Zululand at a glance
Zululand District Municipality extends over an area of 15 307 sq. km. Within its five local municipalities, namely eDumbe, uPhongolo, Abaqulusi, Nongoma and Ulundi, live about 780 490 people in six urban areas and 866 dispersed rural settlements. Approximately half the area is under the jurisdiction of traditional authorities while the remainder is divided between commercially owned farms and conservation areas. The two best developed towns in Zululand District Municipality are Vryheid and Ulundi. Vryheid is the main commercial, industrial and business centre, with well-developed physical, social and institutional infrastructure.
It is well located at the intersection of the major transport routes that traverse the region. Ulundi has a larger population but a narrower economic base, relying heavily on government services, commerce and informal trading. It is located on a secondary route within the district, 19 kilometers from the main R34 route. eMondlo is another significant urban area. It is primarily a residential area with limited services and facilities and few employment opportunities. Pongola and Paulpietersburg are small towns that act as service centres, while Nongoma fulfils the same role but with far fewer and lower-order services.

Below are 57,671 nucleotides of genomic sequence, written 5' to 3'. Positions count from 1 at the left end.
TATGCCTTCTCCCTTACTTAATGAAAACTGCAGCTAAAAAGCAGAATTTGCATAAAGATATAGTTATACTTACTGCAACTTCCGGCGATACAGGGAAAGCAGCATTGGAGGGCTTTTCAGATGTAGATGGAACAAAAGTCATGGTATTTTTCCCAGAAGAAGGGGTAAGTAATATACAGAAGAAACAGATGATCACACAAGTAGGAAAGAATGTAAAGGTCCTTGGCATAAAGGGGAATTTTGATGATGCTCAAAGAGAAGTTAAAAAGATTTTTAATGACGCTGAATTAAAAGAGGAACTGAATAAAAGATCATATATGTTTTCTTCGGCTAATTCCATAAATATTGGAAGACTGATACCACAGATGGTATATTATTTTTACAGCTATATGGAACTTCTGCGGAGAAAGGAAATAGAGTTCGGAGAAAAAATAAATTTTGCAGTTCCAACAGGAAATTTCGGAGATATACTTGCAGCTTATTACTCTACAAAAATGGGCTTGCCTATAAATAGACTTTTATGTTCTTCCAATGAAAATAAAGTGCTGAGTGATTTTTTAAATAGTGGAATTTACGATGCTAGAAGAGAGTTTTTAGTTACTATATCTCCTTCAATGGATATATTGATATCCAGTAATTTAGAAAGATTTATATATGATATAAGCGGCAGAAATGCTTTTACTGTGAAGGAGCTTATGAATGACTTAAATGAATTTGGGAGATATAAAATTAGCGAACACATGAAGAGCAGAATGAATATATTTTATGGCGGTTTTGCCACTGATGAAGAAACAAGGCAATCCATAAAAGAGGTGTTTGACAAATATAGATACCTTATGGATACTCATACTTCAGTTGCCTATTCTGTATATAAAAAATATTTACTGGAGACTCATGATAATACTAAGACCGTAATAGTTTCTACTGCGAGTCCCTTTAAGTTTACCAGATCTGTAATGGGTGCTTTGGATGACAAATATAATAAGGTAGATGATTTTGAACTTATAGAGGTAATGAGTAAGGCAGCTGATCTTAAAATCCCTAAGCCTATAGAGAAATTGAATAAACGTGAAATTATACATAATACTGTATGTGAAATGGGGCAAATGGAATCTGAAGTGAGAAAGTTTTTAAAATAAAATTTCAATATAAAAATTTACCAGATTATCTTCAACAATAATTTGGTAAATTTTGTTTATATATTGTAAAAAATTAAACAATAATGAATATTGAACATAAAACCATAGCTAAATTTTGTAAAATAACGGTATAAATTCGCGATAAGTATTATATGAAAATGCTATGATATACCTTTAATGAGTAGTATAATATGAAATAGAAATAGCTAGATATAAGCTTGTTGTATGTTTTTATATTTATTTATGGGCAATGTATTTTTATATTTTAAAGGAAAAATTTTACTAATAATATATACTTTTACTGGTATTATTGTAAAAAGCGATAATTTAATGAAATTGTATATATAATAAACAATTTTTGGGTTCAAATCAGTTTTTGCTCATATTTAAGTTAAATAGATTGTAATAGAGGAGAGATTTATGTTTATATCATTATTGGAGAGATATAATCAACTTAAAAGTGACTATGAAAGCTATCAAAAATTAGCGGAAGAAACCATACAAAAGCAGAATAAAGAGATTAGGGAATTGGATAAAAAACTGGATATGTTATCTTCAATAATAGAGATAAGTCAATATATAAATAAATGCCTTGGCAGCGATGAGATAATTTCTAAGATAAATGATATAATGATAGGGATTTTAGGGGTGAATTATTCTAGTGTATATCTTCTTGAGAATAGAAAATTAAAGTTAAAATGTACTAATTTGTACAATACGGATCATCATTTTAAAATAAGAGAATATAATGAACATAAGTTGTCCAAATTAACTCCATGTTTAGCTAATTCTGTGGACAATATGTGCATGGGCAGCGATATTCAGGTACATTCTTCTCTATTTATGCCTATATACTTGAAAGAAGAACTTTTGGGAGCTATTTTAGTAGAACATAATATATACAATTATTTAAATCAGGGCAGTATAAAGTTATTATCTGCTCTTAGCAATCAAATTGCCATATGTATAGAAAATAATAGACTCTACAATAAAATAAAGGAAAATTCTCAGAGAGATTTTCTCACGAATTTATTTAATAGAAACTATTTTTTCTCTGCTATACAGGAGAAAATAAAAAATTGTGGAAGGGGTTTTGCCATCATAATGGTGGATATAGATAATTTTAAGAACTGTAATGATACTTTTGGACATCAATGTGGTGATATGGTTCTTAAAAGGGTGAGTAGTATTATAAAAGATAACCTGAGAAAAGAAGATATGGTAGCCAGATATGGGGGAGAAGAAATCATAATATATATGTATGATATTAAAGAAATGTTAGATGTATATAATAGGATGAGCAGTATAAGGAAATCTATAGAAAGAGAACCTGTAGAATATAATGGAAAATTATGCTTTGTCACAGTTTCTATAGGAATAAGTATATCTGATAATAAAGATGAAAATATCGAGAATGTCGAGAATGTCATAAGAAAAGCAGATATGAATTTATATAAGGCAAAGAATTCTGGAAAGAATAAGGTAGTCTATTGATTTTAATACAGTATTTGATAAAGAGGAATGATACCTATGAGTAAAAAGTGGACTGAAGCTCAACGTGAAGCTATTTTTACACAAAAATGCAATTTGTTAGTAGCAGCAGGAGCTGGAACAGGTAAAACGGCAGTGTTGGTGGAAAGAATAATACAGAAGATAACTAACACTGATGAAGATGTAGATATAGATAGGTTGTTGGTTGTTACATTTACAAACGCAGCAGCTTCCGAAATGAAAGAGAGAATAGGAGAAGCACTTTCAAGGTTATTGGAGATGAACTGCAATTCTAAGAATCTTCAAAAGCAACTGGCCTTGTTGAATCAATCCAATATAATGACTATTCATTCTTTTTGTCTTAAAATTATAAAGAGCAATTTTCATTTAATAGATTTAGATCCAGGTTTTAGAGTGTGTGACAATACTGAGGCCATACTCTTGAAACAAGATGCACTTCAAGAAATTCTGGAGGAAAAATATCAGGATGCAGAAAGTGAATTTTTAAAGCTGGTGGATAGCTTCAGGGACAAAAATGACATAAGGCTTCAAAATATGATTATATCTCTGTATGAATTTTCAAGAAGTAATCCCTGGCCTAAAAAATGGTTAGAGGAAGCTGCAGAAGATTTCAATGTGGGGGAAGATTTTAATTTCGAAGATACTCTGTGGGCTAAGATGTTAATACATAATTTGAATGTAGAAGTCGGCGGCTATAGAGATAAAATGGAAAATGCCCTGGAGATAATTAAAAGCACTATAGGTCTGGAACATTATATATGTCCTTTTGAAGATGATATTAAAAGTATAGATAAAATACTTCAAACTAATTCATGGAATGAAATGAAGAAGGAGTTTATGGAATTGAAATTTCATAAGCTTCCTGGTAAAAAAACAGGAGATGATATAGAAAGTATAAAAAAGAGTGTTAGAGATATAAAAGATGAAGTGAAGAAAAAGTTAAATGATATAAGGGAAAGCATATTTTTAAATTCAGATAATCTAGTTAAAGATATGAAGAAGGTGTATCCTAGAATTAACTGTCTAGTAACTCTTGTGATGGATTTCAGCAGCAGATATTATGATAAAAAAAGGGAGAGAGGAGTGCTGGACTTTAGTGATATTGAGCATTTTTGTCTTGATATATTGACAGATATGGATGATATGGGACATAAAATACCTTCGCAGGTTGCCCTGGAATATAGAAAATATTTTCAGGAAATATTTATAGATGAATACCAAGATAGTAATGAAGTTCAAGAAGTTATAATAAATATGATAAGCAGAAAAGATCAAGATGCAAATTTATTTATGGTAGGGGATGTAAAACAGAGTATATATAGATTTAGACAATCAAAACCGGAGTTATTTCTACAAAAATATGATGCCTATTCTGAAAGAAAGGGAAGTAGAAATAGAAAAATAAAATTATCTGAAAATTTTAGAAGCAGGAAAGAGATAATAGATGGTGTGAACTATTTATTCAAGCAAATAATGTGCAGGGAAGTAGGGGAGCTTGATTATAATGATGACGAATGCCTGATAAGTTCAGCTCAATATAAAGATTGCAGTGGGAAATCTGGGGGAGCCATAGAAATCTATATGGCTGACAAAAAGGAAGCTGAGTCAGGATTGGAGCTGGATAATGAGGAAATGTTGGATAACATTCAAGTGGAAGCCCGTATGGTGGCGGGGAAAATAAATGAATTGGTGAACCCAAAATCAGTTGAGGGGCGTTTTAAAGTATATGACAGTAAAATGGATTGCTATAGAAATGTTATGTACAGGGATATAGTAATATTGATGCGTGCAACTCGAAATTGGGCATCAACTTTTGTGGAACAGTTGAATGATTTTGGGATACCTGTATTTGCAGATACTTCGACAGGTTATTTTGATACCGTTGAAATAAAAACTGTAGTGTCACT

The district is relatively remote from major development centres and the main growth corridors along the N3 and N2 roads. The coal-line corridor from Mpumalanga runs through Ulundi, Vryheid and Paulpietersburg to Richards Bay. However, the dedicated coal trains on this specialized system only stop in Zululand to change crews. Up to the early 1990s, Zululand’s economic base depended heavily on coal mining, supported by agriculture, transport, trade and government services. By 2000 all but one (Zululand Anthracite Colliery) of the large-scale mining operations had closed. Although tourism has started to play a larger role, it does not yet fill the gap caused by the closing of the mines. That has had an impact on all economic sectors.